Here is also an unpublished draft of an Op-Ed piece I wrote on how Classics can improve education at the university setting.
Pitching SafeEats: An App for Dining without Danger
May 1st, 2018
Three other friends and I co-developed a full-stack web-app using HTML, CSS, JS, Node.JS, Express and SQL that queries restaurants based on location safety using Yelp’s dataset and Google Maps API: I was in charge of UX, JS functionality and SQL queries. Below is the pitch deck that we used to present the app to a group of professors and fellow students.
Below here is also a formal writeup on the design process for the app and the data collecting, cleaning, and optimization process when querying the datasets with SQL. We provide data descriptions on the tables and schemas for the datasets, functional dependencies, entity relations, and data normalization.
Visit on GitHub
5G Technology and the Emerging V2X Competitive Landscape
April 28th, 2018
A team of three other peers and I, all in the Management and Technology program at Penn, wrote a ~30 page research paper analyzing 5G as a technology and its application within the V2X (vehicle to environment applications) industry, overviewing the competitive landscape, and recommending certain strategies for main players in the space for success in managing this emerging technology. We go over the technology as a whole and its applications in Cellular V2X, industry trends, competitive success factors, and how each major player performs in these success factors.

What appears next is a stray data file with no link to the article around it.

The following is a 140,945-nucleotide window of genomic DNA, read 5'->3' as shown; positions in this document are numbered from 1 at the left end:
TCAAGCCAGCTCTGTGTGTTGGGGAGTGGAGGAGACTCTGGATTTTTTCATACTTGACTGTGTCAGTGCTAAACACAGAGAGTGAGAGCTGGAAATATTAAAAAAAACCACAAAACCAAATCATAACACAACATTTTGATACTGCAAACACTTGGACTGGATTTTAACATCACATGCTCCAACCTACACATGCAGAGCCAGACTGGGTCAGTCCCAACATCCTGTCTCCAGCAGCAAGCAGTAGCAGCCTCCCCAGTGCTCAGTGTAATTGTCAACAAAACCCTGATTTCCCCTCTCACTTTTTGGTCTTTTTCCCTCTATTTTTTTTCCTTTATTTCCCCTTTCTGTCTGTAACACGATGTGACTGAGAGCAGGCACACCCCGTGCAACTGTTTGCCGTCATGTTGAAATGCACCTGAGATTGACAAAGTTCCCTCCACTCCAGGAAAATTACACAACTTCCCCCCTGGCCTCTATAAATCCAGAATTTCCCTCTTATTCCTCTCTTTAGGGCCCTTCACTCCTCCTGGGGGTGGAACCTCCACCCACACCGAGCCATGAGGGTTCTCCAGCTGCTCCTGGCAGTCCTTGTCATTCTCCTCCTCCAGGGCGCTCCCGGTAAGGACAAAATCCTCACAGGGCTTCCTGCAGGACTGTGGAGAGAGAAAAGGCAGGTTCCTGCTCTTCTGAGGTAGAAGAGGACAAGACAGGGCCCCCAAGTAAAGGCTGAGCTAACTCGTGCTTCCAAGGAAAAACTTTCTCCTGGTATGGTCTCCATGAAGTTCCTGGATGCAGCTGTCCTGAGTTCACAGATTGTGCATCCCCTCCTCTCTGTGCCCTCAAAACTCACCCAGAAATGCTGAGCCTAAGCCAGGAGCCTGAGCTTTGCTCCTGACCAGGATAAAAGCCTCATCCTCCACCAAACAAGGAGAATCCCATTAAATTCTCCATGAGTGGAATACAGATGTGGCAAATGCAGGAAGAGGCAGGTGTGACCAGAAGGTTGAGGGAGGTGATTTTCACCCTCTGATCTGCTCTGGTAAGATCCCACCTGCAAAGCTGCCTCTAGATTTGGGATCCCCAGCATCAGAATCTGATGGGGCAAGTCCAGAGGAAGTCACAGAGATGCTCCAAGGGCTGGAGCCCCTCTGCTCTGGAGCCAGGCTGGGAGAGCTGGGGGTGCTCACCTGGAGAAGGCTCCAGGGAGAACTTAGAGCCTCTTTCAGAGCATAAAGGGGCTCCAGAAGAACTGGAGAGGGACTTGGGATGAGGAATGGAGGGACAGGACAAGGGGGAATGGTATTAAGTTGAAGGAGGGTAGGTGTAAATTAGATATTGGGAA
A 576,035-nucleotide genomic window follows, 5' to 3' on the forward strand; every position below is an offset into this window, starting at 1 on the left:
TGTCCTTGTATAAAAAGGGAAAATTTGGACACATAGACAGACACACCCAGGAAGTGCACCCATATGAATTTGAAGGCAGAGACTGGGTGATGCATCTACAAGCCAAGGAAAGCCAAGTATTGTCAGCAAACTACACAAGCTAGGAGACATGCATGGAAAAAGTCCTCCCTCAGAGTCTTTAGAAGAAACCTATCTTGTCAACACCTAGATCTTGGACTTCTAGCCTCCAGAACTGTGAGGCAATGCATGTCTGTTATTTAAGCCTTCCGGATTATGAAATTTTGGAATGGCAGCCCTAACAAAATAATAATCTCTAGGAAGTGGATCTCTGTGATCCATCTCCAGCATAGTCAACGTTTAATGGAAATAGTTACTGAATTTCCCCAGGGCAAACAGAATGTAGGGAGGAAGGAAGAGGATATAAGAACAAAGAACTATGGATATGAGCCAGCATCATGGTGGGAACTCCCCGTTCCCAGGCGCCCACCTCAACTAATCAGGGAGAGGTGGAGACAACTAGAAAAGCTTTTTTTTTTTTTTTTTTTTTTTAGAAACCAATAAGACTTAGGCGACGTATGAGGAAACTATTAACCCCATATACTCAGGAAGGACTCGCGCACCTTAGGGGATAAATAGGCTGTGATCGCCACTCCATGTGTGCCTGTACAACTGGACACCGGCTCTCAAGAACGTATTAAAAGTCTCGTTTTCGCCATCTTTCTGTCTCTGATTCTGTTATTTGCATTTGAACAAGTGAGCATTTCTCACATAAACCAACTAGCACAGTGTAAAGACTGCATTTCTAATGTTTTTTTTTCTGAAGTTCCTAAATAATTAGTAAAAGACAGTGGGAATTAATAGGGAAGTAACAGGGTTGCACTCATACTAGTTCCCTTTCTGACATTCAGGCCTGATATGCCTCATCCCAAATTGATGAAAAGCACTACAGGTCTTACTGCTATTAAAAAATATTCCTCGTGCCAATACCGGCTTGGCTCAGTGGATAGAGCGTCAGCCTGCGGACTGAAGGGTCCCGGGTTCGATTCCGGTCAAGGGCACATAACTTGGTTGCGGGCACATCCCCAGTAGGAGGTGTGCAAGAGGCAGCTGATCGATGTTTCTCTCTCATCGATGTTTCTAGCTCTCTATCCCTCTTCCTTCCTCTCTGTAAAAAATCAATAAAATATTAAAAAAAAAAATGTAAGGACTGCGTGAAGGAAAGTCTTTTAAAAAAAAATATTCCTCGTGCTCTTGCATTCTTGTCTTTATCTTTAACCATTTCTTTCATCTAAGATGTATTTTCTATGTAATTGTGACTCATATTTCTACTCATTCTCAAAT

Below is also a slide deck summzarizing the technology analysis and recommendations specifically to Huawei in how it should compete in the V2X industry, focusing on infrastructure, chipsets, and a successful software ecosystem to remain competitive.
Analyzing Why the AOL-Time Warner Deal Failed
April 24th, 2018
In a course on negotiation practices, I analyzed the AOL-Time Warner Merger negotiation and why it was regarded as a huge failure. Reasons I mention include:
- The cultural and personal differences between Steve Case of AOL and Gerald Levin of Time-Warner that were overlooked due to the "lucrative" appearance of the merger
- Power dynamics between the two heads of the two companies
- Distracting motions and egos that clouded clear judgement
- A lack of general empathy for the new employees in the merged company
- A lack of general alignment of interests, messages to stakeholders, and goals between the two parties post-merger
Below is the full analysis. My research involved the combination of business and psychology, two subjects that I personally find very interesting.
The Business Trajectory of Augmented Reality
February 26th, 2018